Over twenty years after being adapted into some of the best loved and well known Irish films of all time, Roddy Doyle’s Barrytown Trilogy is receiving its official coronation as April’s One City, One Book choice.
This very special and unprecedented concert marks the occasion by gathering singers and performers from the acting and musical worlds.
Many of the participants have a direct connection to Doyle, such as the Oscar winning songwriter Glen Hansard, who played Outspan in The Commitments.
But as Colm Meaney mischievously notes, “Sure wasn’t everyone in The Commitments? About as many Dubliners claim to have been in The Commitments as the GPO in 1916.”
Sheffield’s Richard Hawley reveals he hasn't played a live show in over two years, but has made an exception to be here to honour the writer.
Imelda May, Damien Dempsey and Glen Hansard thrill a full house with a rousing rendition of 'The 'Auld Triangle', while actors Peter Coonan, Tina Kellegher and Neilí Conroy bring Doyle's words to life.
Aidan Gillen steals the spoken word show with a hilarious reading of an extract from The Van. Gillen also reveals one of his first paid gigs as an actor was to record the audio book of Paddy Clarke Ha Ha Ha.
Richard Hawley opens his set with a great response to a heckle. An audience members tells the suited and booted singer he is gorgeous. “I see Mensa are having their Christmas party early this year,” Hawley dead-pans.
'Tonight the Streets Are Ours' is dedicated to Hawley’s late friend Tony Fenton.
Meanwhile, Glen Hansard premiers a new song for his late father Jimmy entitled ‘Didn’t He Ramble’.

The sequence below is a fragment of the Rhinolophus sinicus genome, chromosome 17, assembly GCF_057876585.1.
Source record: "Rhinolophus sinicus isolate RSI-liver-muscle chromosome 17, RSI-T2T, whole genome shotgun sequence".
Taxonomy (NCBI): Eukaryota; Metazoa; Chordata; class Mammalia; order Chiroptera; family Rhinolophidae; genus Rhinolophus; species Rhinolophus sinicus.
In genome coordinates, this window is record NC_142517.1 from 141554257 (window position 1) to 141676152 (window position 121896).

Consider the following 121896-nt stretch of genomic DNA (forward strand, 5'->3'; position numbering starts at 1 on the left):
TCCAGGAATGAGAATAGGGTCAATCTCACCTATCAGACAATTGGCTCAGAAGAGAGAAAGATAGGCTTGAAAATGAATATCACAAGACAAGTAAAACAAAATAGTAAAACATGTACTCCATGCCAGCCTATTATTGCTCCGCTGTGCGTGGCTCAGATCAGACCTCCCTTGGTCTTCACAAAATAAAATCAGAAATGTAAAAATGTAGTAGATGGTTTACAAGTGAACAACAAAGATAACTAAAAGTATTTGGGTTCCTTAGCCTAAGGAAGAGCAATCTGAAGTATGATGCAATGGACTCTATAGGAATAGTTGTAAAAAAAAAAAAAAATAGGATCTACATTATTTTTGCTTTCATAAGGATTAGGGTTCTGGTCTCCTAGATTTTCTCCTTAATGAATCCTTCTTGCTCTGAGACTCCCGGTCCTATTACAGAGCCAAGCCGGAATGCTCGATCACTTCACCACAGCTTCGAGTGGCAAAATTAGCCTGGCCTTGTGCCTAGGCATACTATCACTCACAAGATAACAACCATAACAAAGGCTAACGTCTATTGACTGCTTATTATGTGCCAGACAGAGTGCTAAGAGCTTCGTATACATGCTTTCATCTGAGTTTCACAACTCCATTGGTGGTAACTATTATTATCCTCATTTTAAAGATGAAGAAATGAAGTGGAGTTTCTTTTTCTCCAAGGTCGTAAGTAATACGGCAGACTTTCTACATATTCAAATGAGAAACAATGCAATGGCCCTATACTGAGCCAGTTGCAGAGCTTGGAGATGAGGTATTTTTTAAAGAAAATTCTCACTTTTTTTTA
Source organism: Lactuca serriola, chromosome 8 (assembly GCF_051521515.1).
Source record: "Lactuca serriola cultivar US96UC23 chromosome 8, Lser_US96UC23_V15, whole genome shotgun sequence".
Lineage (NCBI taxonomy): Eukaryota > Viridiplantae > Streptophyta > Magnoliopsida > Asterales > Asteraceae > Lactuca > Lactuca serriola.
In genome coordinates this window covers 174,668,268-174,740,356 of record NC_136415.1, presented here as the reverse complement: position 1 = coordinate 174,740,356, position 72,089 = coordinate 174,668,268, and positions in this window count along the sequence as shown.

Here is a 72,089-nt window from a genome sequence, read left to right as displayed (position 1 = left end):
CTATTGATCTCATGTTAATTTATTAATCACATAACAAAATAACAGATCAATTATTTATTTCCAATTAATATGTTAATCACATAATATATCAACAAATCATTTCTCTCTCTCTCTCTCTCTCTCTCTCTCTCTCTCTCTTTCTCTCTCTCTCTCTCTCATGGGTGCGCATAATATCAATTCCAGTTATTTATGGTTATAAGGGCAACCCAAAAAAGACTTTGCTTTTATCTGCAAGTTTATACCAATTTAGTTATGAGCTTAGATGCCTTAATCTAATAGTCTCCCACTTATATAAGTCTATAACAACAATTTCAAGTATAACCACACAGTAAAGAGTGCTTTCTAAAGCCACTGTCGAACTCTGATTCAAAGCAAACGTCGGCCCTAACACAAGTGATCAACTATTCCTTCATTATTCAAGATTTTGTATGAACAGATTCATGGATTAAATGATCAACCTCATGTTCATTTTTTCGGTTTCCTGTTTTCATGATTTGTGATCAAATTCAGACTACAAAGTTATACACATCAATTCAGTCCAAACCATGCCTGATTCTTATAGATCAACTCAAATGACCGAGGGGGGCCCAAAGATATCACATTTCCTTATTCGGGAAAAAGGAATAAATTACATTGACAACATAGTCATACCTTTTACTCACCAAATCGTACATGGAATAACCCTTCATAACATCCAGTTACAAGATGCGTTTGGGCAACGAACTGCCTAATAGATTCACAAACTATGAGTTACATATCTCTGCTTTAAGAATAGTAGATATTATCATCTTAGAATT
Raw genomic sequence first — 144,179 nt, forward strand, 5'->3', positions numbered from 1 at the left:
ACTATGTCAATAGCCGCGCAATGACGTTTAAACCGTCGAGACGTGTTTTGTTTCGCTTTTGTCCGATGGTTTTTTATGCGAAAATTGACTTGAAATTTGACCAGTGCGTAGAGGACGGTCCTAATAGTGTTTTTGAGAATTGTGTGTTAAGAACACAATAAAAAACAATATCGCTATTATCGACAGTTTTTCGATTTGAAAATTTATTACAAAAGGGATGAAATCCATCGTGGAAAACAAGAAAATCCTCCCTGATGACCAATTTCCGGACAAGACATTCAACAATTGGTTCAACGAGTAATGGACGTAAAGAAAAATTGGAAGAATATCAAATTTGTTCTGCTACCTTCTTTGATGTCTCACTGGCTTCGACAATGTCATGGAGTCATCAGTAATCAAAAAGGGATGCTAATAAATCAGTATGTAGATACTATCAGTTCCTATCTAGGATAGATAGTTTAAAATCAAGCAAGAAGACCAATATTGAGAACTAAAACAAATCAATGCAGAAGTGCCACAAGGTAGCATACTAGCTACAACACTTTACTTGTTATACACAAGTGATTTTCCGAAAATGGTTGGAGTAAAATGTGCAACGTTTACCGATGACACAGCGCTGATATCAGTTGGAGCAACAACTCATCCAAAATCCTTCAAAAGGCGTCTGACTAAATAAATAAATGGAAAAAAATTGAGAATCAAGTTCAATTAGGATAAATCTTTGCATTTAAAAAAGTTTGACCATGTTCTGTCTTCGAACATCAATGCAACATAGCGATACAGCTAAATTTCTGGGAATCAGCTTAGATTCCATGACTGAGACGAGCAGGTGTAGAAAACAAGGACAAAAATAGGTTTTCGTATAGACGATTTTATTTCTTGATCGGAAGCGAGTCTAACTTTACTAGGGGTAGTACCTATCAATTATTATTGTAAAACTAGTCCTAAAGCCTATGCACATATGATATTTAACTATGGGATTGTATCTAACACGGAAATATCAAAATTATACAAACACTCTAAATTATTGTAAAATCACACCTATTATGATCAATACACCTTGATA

An all-star rendition of ‘Young Hearts Run Free’ concludes a highly entertaining and extremely electric evening.
“Young Hearts, f*** off, but in a nice way,” a delighted Doyle quips, as the curtain closes on a wonderfully weird evening.
Theatre & Arts
There are two main things wrong with Gerard Adlum's The Man in Two Pieces: it needs two more drafts, and two more actors. The play is a Fast Intent production, premiering at Theatre Upstairs at Lanigan's on Eden Quay in Dublin. (It marks the premiere of the theatre's move to evening performance, 7pm nightly.)
Theatre & Arts
Few books evoke such deeply held sentiment as Harper Lee's To Kill A Mockingbird. Lee's only novel to date (her much anticipated second book Go Set a Watchman is due out in July this year), To Kill A Mockingbird has never been out of print in the 55 years since it was first published in 1960 (despite Lee's publishers and editors thinking it would not sell particularly well) and won a Pulitzer Prize in 1961.